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Foreign Aid Budget Tapped for Climate Change


Tuesday, 1st December 2015 at 10:59 am
Xavier Smerdon, Journalist
Australia will redirect at least $1 billion of its foreign aid budget to tackle climate change, in a move that has been criticised by overseas development organisations.

Tuesday, 1st December 2015
at 10:59 am
Xavier Smerdon, Journalist


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Foreign Aid Budget Tapped for Climate Change
Tuesday, 1st December 2015 at 10:59 am

Australia will redirect at least $1 billion of its foreign aid budget to tackle climate change, in a move that has been criticised by overseas development organisations.

Speaking in front of world leaders at the United Nations Climate Change Conference in Paris, Prime Minister Malcolm Turnbull announced that his Government would commit $1 billion to help developing countries deal with global warming.

The pledge means an extra $800 million on top of the $200 million commitment made by former prime minister Tony Abbott at climate talks in Peru last year.

While making the announcement Turnbull said Australia would “meet and beat” its 2020 emissions reduction target.

“Some of the most vulnerable nations are our Pacific neighbours and we are helping them to build resilience through practical action and assistance,” Turnbull said.

“To this end, Australia will contribute at least $1 billion over the next five years from our existing aid budget both to build climate resilience and reduce emissions.

“Our agreement here in Paris must provide a common platform for action, the dynamism to build ambition and a robust and transparent reporting system.”

But CEO of international aid organisation Oxfam Australia, Dr Helen Szoke, who will be in Paris for the second week of negotiations, said the funds should not be drawn from Australia’s existing aid budget.

“It is encouraging that Australia has recognised developing countries must be supported to fight climate change,” Dr Szoke said.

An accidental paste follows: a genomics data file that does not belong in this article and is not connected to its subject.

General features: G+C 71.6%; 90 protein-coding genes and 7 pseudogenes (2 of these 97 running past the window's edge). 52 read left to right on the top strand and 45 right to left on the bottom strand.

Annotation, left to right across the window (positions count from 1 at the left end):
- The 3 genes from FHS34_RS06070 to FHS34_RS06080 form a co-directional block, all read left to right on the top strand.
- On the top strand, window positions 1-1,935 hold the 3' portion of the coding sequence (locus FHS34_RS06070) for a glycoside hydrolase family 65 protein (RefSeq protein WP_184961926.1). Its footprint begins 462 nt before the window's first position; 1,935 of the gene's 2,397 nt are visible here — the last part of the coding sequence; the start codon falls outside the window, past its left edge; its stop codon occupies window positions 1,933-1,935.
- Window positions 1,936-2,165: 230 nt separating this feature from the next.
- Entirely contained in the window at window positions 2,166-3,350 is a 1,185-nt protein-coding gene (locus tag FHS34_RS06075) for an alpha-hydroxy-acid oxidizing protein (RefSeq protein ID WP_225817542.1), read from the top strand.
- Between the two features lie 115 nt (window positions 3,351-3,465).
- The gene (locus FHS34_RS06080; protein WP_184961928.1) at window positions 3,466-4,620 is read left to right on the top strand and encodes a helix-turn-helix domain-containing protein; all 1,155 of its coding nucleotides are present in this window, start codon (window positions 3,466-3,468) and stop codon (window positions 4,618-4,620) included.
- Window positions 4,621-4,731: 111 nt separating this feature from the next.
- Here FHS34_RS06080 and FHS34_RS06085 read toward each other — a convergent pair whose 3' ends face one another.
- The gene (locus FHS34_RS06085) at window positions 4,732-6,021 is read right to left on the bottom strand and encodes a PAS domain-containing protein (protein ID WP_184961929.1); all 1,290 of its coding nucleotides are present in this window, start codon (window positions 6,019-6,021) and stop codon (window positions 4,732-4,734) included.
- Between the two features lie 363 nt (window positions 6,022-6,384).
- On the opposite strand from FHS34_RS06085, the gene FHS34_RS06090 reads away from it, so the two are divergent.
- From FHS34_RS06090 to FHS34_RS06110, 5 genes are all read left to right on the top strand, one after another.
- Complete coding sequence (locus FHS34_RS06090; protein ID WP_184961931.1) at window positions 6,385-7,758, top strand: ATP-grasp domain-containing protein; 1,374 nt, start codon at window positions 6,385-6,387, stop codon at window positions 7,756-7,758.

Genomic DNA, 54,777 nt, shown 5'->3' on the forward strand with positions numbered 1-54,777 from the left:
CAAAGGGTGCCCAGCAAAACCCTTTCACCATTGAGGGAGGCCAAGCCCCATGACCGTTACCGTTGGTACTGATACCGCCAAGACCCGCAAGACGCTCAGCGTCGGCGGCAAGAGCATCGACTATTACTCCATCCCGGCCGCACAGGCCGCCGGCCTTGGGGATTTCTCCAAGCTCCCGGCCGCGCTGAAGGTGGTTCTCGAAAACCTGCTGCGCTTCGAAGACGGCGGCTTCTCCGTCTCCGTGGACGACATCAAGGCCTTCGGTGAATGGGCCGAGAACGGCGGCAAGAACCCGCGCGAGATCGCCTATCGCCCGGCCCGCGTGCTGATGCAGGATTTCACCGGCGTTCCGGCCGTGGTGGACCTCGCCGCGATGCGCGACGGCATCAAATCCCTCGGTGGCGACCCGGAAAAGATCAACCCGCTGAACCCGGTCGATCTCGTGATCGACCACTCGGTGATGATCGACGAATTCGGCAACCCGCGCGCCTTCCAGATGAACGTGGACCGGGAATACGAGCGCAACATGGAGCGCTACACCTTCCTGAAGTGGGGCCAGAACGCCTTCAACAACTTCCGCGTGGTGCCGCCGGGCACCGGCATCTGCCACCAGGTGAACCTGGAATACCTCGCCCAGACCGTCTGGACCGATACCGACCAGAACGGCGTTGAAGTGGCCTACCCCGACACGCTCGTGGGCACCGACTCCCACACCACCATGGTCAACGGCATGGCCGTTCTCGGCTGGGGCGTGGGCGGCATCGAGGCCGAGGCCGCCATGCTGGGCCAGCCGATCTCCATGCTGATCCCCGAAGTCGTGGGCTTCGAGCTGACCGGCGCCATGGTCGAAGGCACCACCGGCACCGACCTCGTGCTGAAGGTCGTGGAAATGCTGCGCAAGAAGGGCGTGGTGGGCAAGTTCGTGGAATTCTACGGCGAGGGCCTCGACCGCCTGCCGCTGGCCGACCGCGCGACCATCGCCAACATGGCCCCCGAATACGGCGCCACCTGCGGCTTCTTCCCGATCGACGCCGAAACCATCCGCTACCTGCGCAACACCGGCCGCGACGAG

“However, it is disappointing that the funds committed – at least $1 billion over the next five years – will be drawn from an already diminished aid budget and represent no increase to what has been committed before.

“In fact, it is far less than what comparable countries including Canada, UK, Germany and France have committed.”

Australian Council for International Development (ACFID) CEO, Marc Purcell, was highly critical of Turnbull's commitment. 

“The Australian Council for International Development is deeply disappointed by the Prime Minister’s  announcement of $1billion over five years to help poor countries deal with the impacts of climate change,” Purcell said.

“Let’s be clear – this is not new money.

“Australia is already spending close to $200 million per year through its aid program on climate change initiatives.

“ACFID has been calling on the Government to more than double to $550 million, its expenditure on climate change aid and development programs if we are to play our part in helping our Asia-Pacific neighbours deal with the challenges of climate change.

“We need to rebuild and grow our aid budget to fund this commitment and other vital aid initiatives. Our aid budget is already depleted, and next year will reach its lowest level on record.”

Foreign Minister Julie Bishop defended the Government’s announcement, saying Pacific Island nations had been calling on Australia to spend part of its foreign aid budget on climate change.

Greens Senator Larissa Waters was in Paris for the talks and said Turnbull’s announcement was “insulting”.

It is the most recent blow to foreign aid after former prime minister Tony Abbott, in May, delivered the biggest single-year cut to the aid budget.

Treasurer Joe Hockey announced at the time that $1 billion, or 20 per cent of Australia’s foreign aid budget, would be cut, bringing the total cuts to the aid program since the Government was elected to $11.3 billion.


Xavier Smerdon  |  Journalist |  @XavierSmerdon

Xavier Smerdon is a journalist specialising in the Not for Profit sector. He writes breaking and investigative news articles.

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